One major distinction between these species is their coloring and looks in general. Copperheads usually have tan or brown skins with copper or chestnut hourglass markings. As juveniles, they have the same markings but also have brightly-colored tail tips, making them very easy to identify.

Adults and juveniles also have copper-colored heads, which give them their names. Gray rat snakes or oak snakes are born with gray to off-white skins with brown blotches. However, unlike many other snakes in the genus, such as black rat snakes, their patterns do not fade as they age.

Copperhead vs. Oak Snake: Diet

Oak snakes, like most rat snakes, have a pretty simple diet consisting of mammals, toads, frogs, lizards, birds, and bird eggs. Although they aren’t known to eat other snakes, there is a possibility of the occurrence, considering that they are rat snakes.

Copperheads, on the other hand, are cannibalistic and often eat snakes, including smaller copperheads. Some other prominent features in their diets are toads, small mammals, frogs, lizards, and rats.

Copperhead vs. Oak Snake: Modes of Attack

common snakes in georgia
Oak snakes are constrictors.

©Gabbie Berry/Shutterstock.com

Copperheads and oak snakes are skilled hunters, the latter being known for their ambush tactics. Juvenile and adult copperheads are known to employ different hunting tactics when attacking prey. Juveniles use their bright tails to attract unsuspecting slugs, caterpillars, and toads, and when they come closer, these venomous snakes attack. Since they are born with as much venom as adults, their bites are just as effective.

Adult copperheads are known to lay low, out of sight, and in a position for hours, waiting for prey to come close enough. When they do, they ambush, latching on with long, painful, and sharp solenoglyphous fangs and injecting them with their hemotoxic venom. If the prey is small enough, copperheads hold on to them until they are weak from the venom before swallowing them whole. Their hemotoxic venom helps to break down the animal’s tissues.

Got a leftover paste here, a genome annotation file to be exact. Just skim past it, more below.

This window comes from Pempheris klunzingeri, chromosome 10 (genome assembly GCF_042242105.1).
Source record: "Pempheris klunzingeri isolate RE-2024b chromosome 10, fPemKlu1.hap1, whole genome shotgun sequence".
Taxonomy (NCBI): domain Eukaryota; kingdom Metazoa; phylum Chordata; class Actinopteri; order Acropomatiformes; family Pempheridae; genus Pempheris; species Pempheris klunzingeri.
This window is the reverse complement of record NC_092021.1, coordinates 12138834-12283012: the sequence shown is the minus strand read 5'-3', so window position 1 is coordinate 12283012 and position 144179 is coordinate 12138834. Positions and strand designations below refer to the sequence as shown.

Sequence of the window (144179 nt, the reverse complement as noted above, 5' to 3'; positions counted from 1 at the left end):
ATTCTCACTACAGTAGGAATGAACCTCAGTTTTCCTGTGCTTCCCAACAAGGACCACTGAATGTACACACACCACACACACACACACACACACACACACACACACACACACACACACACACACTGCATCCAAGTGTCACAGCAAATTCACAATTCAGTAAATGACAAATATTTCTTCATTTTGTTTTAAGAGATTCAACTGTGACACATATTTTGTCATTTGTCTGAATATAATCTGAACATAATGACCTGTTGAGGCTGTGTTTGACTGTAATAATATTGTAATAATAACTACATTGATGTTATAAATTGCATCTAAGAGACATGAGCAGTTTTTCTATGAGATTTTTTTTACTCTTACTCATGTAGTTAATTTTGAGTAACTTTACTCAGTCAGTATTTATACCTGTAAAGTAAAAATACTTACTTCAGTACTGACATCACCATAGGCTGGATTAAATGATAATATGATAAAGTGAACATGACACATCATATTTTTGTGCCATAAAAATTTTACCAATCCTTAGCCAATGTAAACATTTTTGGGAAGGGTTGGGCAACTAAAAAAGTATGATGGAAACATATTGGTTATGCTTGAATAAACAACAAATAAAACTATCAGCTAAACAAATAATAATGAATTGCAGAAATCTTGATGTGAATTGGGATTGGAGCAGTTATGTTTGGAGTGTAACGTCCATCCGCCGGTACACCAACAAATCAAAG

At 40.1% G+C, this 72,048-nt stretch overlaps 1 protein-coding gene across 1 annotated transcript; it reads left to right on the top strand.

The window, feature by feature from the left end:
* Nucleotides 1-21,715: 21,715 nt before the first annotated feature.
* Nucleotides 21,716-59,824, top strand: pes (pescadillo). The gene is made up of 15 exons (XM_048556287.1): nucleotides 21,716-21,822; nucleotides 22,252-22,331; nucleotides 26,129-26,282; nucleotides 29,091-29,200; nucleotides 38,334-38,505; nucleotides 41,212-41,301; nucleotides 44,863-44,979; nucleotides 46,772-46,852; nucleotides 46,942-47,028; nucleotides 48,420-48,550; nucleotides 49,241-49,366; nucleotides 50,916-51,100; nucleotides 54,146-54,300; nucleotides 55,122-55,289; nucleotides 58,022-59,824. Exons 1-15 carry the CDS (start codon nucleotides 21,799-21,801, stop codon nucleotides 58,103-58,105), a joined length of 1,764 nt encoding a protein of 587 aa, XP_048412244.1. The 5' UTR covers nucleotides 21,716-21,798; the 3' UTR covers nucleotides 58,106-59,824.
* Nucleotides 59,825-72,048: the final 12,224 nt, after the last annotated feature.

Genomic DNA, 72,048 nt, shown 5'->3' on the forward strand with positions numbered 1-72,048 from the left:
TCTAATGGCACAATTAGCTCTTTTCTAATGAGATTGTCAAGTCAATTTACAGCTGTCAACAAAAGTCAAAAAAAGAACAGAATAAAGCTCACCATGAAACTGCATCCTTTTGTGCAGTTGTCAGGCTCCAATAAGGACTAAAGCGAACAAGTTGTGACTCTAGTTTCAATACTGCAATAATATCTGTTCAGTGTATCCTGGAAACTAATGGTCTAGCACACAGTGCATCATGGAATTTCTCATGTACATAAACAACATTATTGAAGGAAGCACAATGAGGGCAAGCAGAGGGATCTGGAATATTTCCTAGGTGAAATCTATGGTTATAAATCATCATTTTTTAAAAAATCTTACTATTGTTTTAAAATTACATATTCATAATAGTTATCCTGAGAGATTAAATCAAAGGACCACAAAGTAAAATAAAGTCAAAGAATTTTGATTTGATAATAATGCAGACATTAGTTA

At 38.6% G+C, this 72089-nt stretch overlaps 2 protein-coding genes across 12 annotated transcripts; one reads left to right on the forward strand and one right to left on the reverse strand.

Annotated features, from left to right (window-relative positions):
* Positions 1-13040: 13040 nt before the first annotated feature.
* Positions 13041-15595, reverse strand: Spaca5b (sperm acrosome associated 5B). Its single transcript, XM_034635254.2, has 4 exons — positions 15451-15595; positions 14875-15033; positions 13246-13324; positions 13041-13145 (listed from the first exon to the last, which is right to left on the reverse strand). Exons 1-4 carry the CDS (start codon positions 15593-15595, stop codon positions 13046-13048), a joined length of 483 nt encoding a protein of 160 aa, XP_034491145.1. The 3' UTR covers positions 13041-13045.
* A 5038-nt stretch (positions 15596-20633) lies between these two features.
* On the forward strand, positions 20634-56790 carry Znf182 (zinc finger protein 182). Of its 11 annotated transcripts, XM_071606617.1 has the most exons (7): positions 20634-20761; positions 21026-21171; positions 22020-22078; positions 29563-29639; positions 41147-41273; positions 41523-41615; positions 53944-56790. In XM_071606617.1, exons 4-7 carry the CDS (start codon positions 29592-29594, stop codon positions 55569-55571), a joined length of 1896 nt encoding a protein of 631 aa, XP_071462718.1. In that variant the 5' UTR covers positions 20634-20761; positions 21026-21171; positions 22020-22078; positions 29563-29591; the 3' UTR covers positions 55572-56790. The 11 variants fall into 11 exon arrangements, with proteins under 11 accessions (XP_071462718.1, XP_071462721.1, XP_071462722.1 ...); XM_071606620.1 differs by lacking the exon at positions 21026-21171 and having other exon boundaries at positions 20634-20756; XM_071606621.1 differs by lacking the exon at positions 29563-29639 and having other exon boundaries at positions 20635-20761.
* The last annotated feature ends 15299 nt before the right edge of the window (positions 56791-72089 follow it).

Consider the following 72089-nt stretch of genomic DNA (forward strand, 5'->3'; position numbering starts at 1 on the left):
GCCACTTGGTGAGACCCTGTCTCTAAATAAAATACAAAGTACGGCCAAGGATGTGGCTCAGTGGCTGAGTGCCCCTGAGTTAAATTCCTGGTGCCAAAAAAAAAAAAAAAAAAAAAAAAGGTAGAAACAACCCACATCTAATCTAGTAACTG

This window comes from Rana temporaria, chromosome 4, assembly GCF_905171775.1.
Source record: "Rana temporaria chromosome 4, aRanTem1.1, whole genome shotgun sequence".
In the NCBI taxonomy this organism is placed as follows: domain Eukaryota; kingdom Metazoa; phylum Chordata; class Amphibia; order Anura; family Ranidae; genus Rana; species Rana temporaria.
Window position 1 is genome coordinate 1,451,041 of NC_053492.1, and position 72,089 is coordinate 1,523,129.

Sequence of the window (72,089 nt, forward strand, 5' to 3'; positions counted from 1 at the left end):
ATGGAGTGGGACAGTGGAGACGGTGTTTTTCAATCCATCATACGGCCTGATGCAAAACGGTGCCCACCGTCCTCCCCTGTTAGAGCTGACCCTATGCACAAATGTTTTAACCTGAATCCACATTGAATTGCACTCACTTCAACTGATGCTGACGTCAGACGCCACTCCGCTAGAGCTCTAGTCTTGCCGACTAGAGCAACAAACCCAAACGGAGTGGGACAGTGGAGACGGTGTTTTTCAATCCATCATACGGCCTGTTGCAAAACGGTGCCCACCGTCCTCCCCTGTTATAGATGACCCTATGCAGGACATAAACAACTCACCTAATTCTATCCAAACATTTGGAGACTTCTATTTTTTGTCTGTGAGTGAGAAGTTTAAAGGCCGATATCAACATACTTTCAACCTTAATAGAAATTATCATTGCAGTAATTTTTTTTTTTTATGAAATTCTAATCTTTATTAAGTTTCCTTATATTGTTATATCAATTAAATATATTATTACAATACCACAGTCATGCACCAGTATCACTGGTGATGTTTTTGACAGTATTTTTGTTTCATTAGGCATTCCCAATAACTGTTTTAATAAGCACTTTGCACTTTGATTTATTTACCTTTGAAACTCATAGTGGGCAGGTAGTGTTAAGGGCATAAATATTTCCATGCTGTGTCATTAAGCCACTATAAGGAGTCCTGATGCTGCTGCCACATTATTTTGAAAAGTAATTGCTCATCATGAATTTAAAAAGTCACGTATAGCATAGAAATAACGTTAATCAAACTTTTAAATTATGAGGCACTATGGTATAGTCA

Oak snakes, on the other hand, are constrictors and their long bodies make them perfect for the job. These snakes are also excellent climbers and swimmers, allowing them to swoop in on their prey. When they do, they wrap their long bodies around their prey, restricting their breathing. When their prey takes a breath in, they tighten their hold, making it impossible for the prey to exhale. This way, they constrict their prey to death.

Copperhead vs. Oak Snake: Modes of Defense

Copperheads and oak snakes have similar defense mechanisms; musk. If you attempt to pick up a copperhead or oak snake, you could be sprayed with musk mixed with feces. While copperhead snakes are more likely to bite you, especially if you step close enough, gray rat snakes or oak snakes are known to be reluctant to bite. However, this doesn’t mean they won’t. Like most people and animals, snakes will use all tools in their artillery to defend themselves from threats.

One other difference is in the pain levels attached to their bites. Copperhead bites are a bigger cause for worry, not only because of the attached venom, but also because their long solenoglyphous fangs can make their bites extremely painful. Bites from oak snakes aren’t nearly as painful or life-threatening. However, report every snake bite to your local Poison Control Center, irrespective of the snake’s species.

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Northern Copperhead
Northern Copperhead, Agkistrodon contortrix
© DnDavis/Shutterstock.com